Opening The Old Testament
Back to the Beginning as Lent Begins: Reflections on Genesis 2:15-17, 3:1-7
Lectionary Reflections: Year A
First Sunday in Lent
March 13, 2011
Genesis 2:15-17; 3:1-7
We begin our Lenten journey with a close look at why we need to go on this trip in the first place. These very famous verses from the ancient book of Genesis point to two basic realities of our religious lives: God made us for a special task but we rejected that task and chose another of our own devising.
In Genesis 2:15-17 God, after creating the 'adam, the earth creature formed from the soil ('adamah in Hebrew; Gen. 2:7), now proceeds to place the creature in the "garden of Eden" in order to perform two tasks. First, the creature is to "serve" this garden. The traditional translation of this word as "till" is plainly a throwback to the King James reading, published in 1611, which reflected an agriculturally based culture. But this Hebrew word is the common word "serve," from which, for example, the word "slave" derives.
The distinction between the two readings is important. "Tilling" implies that I am in control of the garden and am called to work it so as to make it better, more productive. That in itself is not so bad, but it can become dangerous if I assume that I am in fact in complete control of the garden, rather than being a servant of the soil, working in consort with it to make the garden more fruitful. This difference has enormous environmental consequences for our world where we struggle to find our proper place in the cosmos, not as controller of it but as servant and partner with it. With increasing temperatures and loss of productive soil, among many other potential and actual environmental catastrophes, reading this word in the right way may be nothing less than a matter of life and death for the planet.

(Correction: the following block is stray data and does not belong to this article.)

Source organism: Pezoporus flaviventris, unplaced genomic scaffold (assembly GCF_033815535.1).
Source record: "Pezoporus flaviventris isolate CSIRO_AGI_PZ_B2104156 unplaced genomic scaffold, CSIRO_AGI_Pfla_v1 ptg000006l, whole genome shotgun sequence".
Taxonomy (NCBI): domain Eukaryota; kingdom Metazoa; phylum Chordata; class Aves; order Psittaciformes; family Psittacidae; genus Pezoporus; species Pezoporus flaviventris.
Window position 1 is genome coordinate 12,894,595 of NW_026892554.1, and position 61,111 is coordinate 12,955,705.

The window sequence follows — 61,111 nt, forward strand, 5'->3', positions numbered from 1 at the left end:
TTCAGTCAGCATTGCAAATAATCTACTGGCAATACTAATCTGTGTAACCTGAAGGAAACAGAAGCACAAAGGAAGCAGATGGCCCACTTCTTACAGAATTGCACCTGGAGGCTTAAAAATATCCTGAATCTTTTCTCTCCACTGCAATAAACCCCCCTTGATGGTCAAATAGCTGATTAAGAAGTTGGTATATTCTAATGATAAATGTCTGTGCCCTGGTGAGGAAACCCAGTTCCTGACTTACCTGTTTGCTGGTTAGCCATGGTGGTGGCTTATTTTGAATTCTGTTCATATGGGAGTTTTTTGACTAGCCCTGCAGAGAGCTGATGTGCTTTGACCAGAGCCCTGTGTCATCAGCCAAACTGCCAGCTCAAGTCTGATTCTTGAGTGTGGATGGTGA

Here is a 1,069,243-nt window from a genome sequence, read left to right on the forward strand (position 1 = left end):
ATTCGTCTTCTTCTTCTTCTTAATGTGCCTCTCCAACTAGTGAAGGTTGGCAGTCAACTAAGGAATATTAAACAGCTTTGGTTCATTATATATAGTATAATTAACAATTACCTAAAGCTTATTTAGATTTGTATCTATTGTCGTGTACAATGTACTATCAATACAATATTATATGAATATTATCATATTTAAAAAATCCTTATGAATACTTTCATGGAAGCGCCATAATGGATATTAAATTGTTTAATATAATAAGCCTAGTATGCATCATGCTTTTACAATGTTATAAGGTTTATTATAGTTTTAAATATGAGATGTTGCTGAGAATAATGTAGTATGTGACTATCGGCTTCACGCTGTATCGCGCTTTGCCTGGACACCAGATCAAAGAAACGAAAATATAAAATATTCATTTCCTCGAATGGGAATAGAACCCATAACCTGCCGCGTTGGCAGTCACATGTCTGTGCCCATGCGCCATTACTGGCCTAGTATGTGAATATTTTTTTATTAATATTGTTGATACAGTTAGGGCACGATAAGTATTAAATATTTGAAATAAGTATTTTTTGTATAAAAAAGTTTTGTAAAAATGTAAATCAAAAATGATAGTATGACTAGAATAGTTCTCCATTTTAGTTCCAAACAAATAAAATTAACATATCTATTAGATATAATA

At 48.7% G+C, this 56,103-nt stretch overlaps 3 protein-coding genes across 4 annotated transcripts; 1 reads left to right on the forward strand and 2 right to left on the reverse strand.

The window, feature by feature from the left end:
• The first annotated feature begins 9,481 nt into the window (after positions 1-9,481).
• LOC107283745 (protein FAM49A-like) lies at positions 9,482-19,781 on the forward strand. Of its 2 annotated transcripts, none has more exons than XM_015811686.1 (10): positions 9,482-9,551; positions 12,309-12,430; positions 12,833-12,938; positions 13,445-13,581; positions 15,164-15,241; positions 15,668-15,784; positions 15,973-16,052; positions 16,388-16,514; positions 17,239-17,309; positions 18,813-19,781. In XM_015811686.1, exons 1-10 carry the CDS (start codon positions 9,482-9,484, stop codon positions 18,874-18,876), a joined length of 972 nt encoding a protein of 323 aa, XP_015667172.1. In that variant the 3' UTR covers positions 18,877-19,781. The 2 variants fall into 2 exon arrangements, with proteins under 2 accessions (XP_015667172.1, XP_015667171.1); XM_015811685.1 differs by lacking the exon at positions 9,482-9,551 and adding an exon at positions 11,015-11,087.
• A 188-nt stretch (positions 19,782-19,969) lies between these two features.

Second, the creature is to "protect/guard" the garden. The more common reading "keep" has the air of ownership, of having a rightful claim on the garden. To protect or guard the garden is a more useful partner with "serve"; I serve the garden and then I protect that which I serve. I do not control or own.
Then God gives a command to the earth creature. "You may freely eat of every tree in the garden, but of the tree of the knowledge of good and evil (more commonly 'bad') you shall not eat of it, for in the day that you eat of it you shall die" (Gen. 2:16-17). The command is both expansive and restrictive. The whole garden is open for food for the creature; that will be a bone of contention between the woman and the snake in the next chapter. Yet, there are restrictions in this garden; "the tree of good and bad" is off limits.
I translate the second common Hebrew word ra as bad, so as not to overload the word with too much negative connotation. "Evil" is clearly a stronger word than "bad." And there is another feature of the Hebrew phrase that should be noted. The locution "good and bad" is in other places in the Bible another way of saying "everything." In effect, this tree is nothing less than the tree of the knowledge of everything. Plainly, God, who presumably is the possessor of the "knowledge of everything," wants to be certain that God's created creature does not seek such vast and ultimately divine knowledge. The next part of the story will confirm God's worst fears.
"Now the serpent (snake) was more crafty (clever, 'arum) than any other wild creature that YHWH God had made" (Gen. 3:1-7). It is not surprising that a snake plays an important role in the story, since snakes are strange creatures, moving oddly, hiding in holes in the ground and under rocks. There is a difficult story about snakes in nearly every ancient culture. And this snake is "crafty." A better reading is "clever," since that word is less loaded with negative connotation than the former. The word itself, "clever" ('arum) is a pun on a word that was used in Genesis 2:28, "naked" ('arumim) with reference to the man and the woman of the garden. Somehow the cleverness of the snake will confront the nakedness of the human creatures. One translator captures the pun nicely by reading, "The man and the woman were nude, and the snake was shrewd."
John C. Holbert is the Lois Craddock Perkins Professor Emeritus of Homiletics at Perkins School of Theology in Dallas, TX.